Caliel told attendees, “We continue to build on a strong portfolio of technologies, and we continue to invest significantly in our core offerings. These [Invensys offerings] didn’t just come out of our development labs; they were shaped by taking input from customers like you. The effectiveness of the collective ranks of our workforces [from supply chain integration] has never been higher.”
But, Caliel added, as the experience embodied in the aging workforce leaves, more and more has to be done to make the most of the huge amounts of operational intelligence and data available.
To futher that goal, Caliel indicated that Invensys Operations Management (www.iom.invensys.com) is allocating some 6 percent of the company’s sales to research and development. “Critical to further development is our commitment to modernization projects in industry, recognizing that a stable and safe control system is the foundation of an effective modernization program. It needs to include not only the technical components, but the human components and the operational components as well,” he said.
Caliel reiterated the company’s commitment to continued collaboration with customers, citing his appointment of senior executive Gary Freburger as president of systems business for Invensys Operations Management. Freburger, he said, has been with Invensys for years with a “tremendous track record of delivery and executing on some of our most complex programs.”
A bundling of products and services aimed at virtualization down to the control level was one of two market forays highlighted at the meeting. The initiative, due for rollout in in the first quarter of 2013, was foreshadowed in February when the company announced the certification of its ArchestrA System Platform 2012 and Wonderware InTouch 2012 software for virtualization technology. The certification is for both VMware and Microsoft Hyper-V virtualization platforms.
Controls and development platforms that are hosted in virtual machines can be running in less than a day, as compared to the weeks-long effort needed for the specification, procurement and installation of in-house computing platforms can seriously delay the beginning of project code development. Hardware virtualization is related to cloud computing and has many benefits for managers of industrial information systems (See p. 30 for more on cloud computing).
Both VMWare and Microsoft HyperV platforms in effect draw boundaries around CPU and memory usage such that, within a given computer, the functionality of one or more computer-based machines is mimicked. Machine code, the computing level required for virtualization, has long been hidden today’s highly abstract operating systems. In the case of virtualization, the machine code shapes CPU cycles and memory spaces to mimic the exact behavior of a specific computer. The result is a sequestered “virtual machine”—a computer within a computer that behaves exactly like its cabinet-and-circuit-board-based hardware twin.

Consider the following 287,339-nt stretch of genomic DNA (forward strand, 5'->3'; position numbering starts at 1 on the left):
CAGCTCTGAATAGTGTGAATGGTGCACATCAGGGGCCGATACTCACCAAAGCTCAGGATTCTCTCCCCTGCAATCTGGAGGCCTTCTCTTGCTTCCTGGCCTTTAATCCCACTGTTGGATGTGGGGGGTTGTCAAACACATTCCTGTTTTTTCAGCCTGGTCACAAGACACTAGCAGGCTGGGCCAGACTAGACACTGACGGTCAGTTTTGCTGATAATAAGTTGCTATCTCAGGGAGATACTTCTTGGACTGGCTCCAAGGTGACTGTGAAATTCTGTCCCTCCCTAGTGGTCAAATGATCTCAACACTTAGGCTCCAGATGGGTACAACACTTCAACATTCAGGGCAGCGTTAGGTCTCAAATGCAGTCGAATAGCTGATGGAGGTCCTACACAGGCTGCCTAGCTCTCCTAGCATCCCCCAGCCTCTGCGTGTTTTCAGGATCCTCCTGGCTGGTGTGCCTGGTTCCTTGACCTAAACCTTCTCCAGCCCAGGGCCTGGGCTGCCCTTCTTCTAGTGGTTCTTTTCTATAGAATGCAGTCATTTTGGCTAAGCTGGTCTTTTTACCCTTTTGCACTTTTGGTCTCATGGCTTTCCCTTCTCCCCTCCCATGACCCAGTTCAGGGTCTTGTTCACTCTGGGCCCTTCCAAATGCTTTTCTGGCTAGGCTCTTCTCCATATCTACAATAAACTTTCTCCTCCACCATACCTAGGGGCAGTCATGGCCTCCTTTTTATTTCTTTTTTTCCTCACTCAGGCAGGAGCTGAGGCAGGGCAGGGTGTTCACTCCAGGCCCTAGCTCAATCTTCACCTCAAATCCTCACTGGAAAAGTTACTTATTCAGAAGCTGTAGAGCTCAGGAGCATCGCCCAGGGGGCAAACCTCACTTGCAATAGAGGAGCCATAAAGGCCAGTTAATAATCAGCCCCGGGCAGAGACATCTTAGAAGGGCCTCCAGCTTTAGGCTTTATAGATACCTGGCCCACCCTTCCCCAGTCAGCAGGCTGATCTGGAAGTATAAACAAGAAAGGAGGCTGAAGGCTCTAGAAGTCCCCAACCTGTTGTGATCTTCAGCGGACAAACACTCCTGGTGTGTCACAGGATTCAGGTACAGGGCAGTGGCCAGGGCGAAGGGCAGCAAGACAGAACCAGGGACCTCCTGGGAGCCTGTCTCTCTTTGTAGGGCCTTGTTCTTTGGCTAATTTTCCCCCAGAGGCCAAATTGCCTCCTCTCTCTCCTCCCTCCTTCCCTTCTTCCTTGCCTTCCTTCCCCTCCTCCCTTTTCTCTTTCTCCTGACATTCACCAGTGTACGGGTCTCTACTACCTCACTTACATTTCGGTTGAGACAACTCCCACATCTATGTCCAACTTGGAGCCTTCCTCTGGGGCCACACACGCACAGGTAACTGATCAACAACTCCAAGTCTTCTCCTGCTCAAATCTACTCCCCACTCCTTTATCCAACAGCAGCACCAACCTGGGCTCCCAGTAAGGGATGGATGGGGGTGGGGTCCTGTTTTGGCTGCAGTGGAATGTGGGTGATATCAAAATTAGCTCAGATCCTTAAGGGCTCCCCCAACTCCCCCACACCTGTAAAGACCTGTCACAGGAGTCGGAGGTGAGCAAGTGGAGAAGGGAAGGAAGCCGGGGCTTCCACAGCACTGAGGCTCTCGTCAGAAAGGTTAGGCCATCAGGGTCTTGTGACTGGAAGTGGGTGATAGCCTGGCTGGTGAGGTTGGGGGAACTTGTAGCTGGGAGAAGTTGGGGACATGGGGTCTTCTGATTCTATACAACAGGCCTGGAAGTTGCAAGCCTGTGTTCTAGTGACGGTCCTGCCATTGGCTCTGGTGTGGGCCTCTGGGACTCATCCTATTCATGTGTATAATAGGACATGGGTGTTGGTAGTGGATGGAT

Generally speaking, these virtual machines have a range of uses. They can be employed to execute software that may not run on the host computer when the latter is left simply in its base, out-of-the-box configuration—useful for continued use of software designed for earlier machines. Alternatively, each virtual entity can run currently available software packages independently of other virtual machines running other packages.
In the Invensys scenario, control systems are developed on virtual machines which are replaced by physical equipment toward the end of the project. At that stage, procurement of steel-and-silicon equipment can be dovetailed into the project once functionality is well defined, and the necessary hardware configuration can be specified precisely. Advantages include not only the reduced time to development mentioned above, but also the ability to deploy latest-revision hardware in the finished project. A side benefit (and also a time-saver during development) is the ability to sidestep any server or software crash, because identical virtual machines can be instantiated and brought on-line in minutes.
Also new is a range of consulting and development services bundled into a formal plant modernization program. In an exclusive press session at the user group meeting, Freburger joined Nathalie Marcotte, vice president of systems marketing, and Brian Courchesne, director of systems marketing, to provide additional details.
“The initiative is a packaging of a wide range of Invensys offerings,” Marcotte said. “We’ve done a series of pilot implementations over the last 18 months that have helped us align the program to a number of end-user requirements. This is the market rollout.”
Emphasis is on a holistic approach to modernization. “When equipment or lines need upgrading, that’s a good time to step back and look at the process as a whole,” Courchesne pointed out.
Earlier in the day at a general session, Dave Gaertner, director of modernization, Invensys Operations Management, outlined the overarching methodology as follows:
· Collaborate on a 2- or 3-day on-site needs assessment.
· Develop long-range modernization plans within cost constraints.
· Align modernization with process initiatives and strategies.
· Explore business opportunities and mitigate risks.
· Leverage solutions based on benefits and return on investment.
· Modernize in multiple technology areas.
“The more holistic the approach” Freburger said, “the more positive impact the modernization can have.”
While Invensys does not disclose detailed business unit sales, Freburger indicated that the program “is intended to be a significant part of our systems services work” from here on out.